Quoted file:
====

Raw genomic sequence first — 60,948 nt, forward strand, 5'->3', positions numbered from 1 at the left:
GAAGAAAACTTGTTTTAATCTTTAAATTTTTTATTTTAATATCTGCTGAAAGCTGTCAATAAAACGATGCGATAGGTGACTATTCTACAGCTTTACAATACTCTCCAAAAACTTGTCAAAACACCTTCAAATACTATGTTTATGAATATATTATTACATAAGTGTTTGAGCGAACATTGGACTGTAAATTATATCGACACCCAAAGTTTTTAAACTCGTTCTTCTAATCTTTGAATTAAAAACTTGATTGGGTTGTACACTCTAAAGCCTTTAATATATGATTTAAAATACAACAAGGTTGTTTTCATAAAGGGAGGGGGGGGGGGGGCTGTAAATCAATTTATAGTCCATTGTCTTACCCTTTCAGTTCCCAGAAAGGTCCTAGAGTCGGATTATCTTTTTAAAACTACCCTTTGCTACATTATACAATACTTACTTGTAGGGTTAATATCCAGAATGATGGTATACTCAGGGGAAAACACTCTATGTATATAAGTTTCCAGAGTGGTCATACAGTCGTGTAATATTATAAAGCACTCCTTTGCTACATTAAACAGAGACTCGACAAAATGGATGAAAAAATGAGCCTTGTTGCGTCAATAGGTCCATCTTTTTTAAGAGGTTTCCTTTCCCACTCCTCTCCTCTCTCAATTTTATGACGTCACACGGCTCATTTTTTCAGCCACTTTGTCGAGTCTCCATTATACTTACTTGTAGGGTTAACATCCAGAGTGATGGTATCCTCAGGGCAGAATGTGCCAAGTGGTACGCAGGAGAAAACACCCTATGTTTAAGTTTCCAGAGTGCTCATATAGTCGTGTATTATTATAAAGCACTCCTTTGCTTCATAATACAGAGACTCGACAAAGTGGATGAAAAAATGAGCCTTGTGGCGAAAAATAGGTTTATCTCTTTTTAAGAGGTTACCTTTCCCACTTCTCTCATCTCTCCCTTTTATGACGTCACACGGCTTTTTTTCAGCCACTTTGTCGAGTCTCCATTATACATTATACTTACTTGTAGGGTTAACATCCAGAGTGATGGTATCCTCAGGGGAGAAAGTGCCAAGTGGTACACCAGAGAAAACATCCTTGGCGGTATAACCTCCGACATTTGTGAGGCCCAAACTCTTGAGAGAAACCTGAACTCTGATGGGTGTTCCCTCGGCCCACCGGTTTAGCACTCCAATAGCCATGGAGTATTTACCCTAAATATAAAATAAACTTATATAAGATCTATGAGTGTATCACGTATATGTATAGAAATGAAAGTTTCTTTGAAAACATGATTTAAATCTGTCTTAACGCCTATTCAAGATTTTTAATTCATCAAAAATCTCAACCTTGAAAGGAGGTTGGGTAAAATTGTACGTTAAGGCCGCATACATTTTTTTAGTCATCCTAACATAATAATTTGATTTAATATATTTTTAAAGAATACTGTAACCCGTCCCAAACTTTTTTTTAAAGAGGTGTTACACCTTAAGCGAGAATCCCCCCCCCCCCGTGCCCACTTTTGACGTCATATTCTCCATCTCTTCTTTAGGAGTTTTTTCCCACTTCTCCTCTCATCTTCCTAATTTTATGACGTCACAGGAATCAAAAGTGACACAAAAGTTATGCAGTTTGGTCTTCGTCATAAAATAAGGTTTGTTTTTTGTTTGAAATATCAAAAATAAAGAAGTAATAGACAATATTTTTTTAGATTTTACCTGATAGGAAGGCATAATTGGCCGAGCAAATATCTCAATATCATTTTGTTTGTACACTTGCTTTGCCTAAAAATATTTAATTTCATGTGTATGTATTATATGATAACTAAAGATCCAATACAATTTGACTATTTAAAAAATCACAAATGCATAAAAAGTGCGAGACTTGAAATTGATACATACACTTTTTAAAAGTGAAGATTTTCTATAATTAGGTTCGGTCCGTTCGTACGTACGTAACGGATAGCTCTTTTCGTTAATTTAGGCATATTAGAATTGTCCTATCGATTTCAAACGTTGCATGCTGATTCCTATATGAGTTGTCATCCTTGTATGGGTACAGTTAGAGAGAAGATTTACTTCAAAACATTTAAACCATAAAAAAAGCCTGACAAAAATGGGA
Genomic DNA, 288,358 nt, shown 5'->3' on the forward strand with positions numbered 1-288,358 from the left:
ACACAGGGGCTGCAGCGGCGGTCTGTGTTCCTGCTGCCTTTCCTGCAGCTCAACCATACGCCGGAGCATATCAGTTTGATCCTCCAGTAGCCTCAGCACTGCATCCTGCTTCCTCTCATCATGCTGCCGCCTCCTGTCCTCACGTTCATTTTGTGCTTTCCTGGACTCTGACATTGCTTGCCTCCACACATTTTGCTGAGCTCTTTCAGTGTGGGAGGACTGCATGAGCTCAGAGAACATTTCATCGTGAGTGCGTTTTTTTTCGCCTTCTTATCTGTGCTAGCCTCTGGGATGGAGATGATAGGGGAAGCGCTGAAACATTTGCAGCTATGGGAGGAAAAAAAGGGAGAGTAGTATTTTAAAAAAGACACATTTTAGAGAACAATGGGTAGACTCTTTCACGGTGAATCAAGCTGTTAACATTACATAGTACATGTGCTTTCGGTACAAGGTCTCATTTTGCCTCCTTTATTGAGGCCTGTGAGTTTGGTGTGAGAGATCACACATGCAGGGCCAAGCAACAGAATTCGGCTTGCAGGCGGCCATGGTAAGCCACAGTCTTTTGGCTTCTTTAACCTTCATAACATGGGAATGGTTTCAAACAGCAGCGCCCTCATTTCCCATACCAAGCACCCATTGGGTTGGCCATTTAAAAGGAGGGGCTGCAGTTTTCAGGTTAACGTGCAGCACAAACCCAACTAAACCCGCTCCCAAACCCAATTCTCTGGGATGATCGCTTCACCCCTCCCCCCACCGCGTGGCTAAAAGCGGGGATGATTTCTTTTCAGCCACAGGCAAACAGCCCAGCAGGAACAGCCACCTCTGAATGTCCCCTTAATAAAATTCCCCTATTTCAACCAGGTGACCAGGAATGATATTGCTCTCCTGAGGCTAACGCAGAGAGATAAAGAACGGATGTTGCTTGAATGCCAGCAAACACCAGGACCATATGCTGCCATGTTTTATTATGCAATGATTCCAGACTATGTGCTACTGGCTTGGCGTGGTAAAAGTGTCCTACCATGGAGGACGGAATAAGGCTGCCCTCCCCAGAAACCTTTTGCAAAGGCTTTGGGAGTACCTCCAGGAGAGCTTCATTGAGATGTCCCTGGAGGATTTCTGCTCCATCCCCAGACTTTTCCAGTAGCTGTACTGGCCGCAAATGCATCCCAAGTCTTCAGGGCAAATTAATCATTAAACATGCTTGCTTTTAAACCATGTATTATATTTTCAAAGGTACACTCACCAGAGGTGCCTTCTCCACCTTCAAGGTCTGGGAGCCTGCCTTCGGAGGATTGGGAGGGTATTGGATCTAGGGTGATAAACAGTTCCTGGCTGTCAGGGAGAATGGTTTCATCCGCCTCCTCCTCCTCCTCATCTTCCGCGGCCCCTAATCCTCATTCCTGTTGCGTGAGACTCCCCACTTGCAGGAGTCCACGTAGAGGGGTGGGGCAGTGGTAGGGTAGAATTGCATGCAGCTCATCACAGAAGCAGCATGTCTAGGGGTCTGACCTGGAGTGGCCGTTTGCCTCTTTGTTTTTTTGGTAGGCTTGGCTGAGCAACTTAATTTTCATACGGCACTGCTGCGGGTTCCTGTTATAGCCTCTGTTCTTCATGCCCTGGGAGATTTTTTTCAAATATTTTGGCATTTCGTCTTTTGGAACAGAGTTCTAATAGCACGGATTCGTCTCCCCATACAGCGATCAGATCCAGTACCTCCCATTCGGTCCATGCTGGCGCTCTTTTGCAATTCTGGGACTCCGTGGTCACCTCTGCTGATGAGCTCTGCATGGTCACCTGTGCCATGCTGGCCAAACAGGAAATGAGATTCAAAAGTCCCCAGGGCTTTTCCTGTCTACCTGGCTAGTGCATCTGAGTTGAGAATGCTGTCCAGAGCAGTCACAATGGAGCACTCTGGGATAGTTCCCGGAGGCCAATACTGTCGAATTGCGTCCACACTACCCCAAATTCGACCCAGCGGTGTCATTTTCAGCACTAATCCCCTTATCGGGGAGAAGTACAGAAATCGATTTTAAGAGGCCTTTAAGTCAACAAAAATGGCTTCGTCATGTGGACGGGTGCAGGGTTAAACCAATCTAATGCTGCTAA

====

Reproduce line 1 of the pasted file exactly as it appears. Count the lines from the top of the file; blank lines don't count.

Raw genomic sequence first — 60,948 nt, forward strand, 5'->3', positions numbered from 1 at the left: